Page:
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Royal Holyhead Yacht Club (United Kingdom)

Last modified: 2019-08-06 by rob raeside
Keywords: royal holyhead yacht club |
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[Royal Boston Yacht Club] image by Clay Moss, 19 February 2015
based on image located by David Prothero, 19 February 2015

See also:

Royal Boston Yacht Club

Royal Holyhead Yacht Club,
Anglesey, North Wales.
Established 1854 as the Yacht Club.
19 June 1858. The secretary of the Yacht Club at Holyhead wrote to the Admiralty with a “respectful application to be allowed a warrant constituting this club a Royal Yacht Club.” A long letter extolling the attractions of Holyhead, with its improved harbour and direct rail connection to London, as an ideal location for a yacht club, concluded, “Should their Lordships be pleased to grant the request of the committee, they would prefer that the colours of the club should be a white (St George's) ensign, with the Prince of Wales' plume of feathers, surmounted by a crown; white burgee, with a red cross and similar crown and plume.”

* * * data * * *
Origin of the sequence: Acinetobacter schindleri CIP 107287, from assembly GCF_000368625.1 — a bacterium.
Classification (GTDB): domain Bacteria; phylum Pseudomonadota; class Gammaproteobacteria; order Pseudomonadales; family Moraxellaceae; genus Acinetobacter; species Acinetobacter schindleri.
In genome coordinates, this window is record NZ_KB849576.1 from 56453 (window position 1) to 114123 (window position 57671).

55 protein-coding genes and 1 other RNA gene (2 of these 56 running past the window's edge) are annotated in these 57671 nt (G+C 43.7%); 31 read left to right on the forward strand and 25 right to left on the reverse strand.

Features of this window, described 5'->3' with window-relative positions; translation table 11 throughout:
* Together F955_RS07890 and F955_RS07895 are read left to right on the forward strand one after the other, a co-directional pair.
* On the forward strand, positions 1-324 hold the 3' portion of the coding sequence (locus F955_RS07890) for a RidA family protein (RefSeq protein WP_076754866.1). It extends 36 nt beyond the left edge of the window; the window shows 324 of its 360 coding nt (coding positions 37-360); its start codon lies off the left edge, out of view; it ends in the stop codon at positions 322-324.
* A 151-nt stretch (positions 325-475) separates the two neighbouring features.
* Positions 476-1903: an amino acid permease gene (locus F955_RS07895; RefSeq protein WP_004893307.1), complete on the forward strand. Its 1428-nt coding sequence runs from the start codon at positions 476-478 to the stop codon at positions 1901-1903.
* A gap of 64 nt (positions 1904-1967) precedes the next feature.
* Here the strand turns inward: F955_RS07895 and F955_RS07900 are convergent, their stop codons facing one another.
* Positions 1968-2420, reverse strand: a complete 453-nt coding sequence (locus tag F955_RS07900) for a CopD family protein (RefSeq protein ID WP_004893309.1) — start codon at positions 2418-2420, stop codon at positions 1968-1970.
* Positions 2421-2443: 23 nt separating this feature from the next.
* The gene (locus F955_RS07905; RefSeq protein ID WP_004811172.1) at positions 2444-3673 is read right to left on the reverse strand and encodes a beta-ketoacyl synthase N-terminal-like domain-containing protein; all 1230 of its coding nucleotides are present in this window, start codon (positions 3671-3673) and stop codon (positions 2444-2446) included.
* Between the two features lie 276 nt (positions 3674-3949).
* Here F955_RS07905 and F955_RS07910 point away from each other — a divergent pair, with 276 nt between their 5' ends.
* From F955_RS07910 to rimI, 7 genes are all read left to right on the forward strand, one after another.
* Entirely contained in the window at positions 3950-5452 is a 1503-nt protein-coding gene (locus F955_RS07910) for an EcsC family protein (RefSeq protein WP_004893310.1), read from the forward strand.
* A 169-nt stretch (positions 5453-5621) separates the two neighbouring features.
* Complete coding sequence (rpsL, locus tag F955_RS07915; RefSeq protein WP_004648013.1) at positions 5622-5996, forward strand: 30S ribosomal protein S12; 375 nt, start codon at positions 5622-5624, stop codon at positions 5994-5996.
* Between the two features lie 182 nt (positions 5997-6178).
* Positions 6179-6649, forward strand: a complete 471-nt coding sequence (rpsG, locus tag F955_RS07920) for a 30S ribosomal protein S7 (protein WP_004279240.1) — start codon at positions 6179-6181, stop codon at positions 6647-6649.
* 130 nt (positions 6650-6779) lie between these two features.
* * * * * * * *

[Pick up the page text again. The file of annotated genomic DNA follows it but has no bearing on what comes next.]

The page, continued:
26 June 1858. The Admiralty replied, that “application must be made to Her Majesty for permission that the title "Royal" may be assumed by the club, and that, should Her Majesty's consent be obtained, my Lords will be happy to grant warrants authorising the club to wear the red or blue ensign with the distinctive marks of the club, but that they regret they cannot give their sanction to the white ensign being worn, as that privilege is restricted to the Royal Yacht Squadron.”

10 July 1858. The club wrote to the Home Office requesting, “that a warrant constituting it a royal yacht club with power to carry an ensign of HM fleet might be granted.” The title was granted 15 July 1858.
[National Archives HO 45/6620]

The Prince of Wales' feathers surmounted by a crown had already been adopted by the Royal Welsh Yacht Club, and the ensign in Hounsell Brother’s Flag Book of the early 1870s is blue with a crown above a red dragon; [gb~rhyc.jpg]. However the proximity of the Royal Anglesey Yacht Club in Beaumaris, and the Royal Welsh Yacht Club in Caernarfon, were probably too much competition. The club never appeared in Lloyds Yacht Register, and in 1875 it was noted that “No warrants asked for, for years.”
David Prothero, 19 February 2015